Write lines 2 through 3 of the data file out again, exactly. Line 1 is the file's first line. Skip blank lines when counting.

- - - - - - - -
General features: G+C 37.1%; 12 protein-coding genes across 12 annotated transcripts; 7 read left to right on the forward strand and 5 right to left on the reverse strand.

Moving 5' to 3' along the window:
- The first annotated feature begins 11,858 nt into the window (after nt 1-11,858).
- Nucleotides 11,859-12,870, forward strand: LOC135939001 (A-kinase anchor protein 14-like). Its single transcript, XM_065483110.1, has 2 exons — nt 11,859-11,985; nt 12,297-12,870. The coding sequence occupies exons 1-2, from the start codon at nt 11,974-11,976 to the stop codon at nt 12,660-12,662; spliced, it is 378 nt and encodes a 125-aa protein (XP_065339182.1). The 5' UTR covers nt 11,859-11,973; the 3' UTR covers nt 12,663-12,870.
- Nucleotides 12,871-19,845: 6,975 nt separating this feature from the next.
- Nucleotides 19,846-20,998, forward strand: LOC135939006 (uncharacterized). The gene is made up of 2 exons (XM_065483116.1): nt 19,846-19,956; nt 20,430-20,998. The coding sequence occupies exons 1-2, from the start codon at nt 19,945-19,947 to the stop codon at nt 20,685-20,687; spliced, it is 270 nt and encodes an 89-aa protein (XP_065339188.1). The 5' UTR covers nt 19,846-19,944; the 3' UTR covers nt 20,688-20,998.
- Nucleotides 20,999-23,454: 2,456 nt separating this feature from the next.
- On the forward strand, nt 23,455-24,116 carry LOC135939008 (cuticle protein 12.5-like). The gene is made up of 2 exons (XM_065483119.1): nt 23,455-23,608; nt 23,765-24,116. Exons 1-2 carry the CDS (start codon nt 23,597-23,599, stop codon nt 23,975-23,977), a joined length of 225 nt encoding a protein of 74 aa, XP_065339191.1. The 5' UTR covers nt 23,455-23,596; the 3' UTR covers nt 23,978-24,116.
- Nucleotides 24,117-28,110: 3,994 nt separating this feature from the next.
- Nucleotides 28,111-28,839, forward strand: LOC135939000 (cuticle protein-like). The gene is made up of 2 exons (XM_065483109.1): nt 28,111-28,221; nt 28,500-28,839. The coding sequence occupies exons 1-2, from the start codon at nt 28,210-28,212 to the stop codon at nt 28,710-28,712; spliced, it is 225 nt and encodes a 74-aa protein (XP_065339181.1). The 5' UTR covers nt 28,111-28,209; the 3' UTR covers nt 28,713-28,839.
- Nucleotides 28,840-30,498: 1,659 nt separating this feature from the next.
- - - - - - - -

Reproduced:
Moving 5' to 3' along the window:
- The first annotated feature begins 11,858 nt into the window (after nt 1-11,858).